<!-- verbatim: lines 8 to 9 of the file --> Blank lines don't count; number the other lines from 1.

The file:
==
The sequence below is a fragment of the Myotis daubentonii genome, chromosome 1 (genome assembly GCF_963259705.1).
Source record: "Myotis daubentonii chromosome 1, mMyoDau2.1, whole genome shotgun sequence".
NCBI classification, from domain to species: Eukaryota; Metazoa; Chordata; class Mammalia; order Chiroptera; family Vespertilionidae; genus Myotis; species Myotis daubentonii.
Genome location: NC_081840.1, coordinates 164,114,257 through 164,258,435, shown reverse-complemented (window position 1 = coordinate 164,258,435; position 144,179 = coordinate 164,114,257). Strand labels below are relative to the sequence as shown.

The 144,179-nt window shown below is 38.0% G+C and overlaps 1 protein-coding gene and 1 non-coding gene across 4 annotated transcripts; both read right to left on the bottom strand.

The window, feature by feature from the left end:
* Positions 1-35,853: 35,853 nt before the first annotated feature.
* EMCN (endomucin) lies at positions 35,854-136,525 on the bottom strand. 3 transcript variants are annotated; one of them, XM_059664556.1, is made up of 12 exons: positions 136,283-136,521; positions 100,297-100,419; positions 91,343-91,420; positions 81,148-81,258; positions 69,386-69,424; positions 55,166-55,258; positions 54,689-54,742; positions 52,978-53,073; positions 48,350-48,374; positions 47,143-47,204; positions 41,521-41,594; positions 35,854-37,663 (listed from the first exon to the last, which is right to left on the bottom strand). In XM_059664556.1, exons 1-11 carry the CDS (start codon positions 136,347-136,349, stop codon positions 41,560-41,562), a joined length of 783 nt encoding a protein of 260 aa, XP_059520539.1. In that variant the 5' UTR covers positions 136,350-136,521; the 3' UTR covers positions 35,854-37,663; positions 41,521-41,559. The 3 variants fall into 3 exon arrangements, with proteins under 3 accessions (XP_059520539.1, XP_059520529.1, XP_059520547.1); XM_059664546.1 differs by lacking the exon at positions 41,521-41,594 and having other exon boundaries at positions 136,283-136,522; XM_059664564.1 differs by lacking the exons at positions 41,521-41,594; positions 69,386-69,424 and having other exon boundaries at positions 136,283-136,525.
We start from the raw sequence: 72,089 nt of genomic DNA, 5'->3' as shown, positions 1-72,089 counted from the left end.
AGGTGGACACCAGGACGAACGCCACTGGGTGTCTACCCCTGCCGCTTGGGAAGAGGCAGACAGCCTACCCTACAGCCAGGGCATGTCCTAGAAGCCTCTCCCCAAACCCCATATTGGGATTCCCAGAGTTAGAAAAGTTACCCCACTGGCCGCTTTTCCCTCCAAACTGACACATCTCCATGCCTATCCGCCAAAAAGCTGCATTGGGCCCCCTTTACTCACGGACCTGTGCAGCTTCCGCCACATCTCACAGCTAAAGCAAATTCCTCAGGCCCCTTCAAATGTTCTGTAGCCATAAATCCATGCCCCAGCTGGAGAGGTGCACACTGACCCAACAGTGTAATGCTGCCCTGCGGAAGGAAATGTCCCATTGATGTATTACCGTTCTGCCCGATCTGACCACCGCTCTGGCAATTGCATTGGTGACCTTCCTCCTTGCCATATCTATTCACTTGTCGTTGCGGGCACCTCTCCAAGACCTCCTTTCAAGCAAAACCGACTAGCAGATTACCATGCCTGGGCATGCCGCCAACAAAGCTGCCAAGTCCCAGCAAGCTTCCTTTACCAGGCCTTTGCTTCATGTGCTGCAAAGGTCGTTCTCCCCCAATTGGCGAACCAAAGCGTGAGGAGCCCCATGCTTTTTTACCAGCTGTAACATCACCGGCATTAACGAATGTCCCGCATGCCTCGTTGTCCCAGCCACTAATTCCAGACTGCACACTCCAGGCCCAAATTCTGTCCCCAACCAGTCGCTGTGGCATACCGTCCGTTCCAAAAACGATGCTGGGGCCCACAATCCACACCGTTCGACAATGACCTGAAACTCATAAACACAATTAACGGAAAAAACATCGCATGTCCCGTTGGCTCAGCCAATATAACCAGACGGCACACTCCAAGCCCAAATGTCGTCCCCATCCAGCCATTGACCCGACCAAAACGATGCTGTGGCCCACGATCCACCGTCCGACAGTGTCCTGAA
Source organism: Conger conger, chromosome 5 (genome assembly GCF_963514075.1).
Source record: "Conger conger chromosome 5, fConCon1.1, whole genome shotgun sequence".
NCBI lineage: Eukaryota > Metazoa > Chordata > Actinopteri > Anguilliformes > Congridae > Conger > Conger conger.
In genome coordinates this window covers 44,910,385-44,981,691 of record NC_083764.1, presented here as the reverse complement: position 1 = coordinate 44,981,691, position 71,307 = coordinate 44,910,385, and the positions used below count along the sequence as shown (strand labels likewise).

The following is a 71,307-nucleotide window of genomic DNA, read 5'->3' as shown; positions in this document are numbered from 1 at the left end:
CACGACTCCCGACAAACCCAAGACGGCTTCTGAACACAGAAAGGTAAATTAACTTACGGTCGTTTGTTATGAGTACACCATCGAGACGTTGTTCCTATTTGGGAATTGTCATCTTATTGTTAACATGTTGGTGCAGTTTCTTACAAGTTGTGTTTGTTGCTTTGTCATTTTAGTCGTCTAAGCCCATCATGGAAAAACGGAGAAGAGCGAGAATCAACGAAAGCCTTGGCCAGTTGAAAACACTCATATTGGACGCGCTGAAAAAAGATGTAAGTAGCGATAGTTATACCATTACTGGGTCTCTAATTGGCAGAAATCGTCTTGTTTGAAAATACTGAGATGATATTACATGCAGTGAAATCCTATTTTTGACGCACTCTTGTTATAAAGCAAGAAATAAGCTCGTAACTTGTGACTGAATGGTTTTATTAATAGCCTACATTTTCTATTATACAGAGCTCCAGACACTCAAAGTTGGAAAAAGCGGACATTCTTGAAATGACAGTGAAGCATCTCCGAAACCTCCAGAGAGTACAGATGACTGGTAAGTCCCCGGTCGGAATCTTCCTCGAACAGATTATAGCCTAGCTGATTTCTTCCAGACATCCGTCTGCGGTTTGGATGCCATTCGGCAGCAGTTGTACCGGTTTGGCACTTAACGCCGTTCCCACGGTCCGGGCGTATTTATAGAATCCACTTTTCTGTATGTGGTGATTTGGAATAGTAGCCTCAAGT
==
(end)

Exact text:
* EMCN (endomucin) lies at positions 35,854-136,525 on the bottom strand. 3 transcript variants are annotated; one of them, XM_059664556.1, is made up of 12 exons: positions 136,283-136,521; positions 100,297-100,419; positions 91,343-91,420; positions 81,148-81,258; positions 69,386-69,424; positions 55,166-55,258; positions 54,689-54,742; positions 52,978-53,073; positions 48,350-48,374; positions 47,143-47,204; positions 41,521-41,594; positions 35,854-37,663 (listed from the first exon to the last, which is right to left on the bottom strand). In XM_059664556.1, exons 1-11 carry the CDS (start codon positions 136,347-136,349, stop codon positions 41,560-41,562), a joined length of 783 nt encoding a protein of 260 aa, XP_059520539.1. In that variant the 5' UTR covers positions 136,350-136,521; the 3' UTR covers positions 35,854-37,663; positions 41,521-41,559. The 3 variants fall into 3 exon arrangements, with proteins under 3 accessions (XP_059520539.1, XP_059520529.1, XP_059520547.1); XM_059664546.1 differs by lacking the exon at positions 41,521-41,594 and having other exon boundaries at positions 136,283-136,522; XM_059664564.1 differs by lacking the exons at positions 41,521-41,594; positions 69,386-69,424 and having other exon boundaries at positions 136,283-136,525.
We start from the raw sequence: 72,089 nt of genomic DNA, 5'->3' as shown, positions 1-72,089 counted from the left end.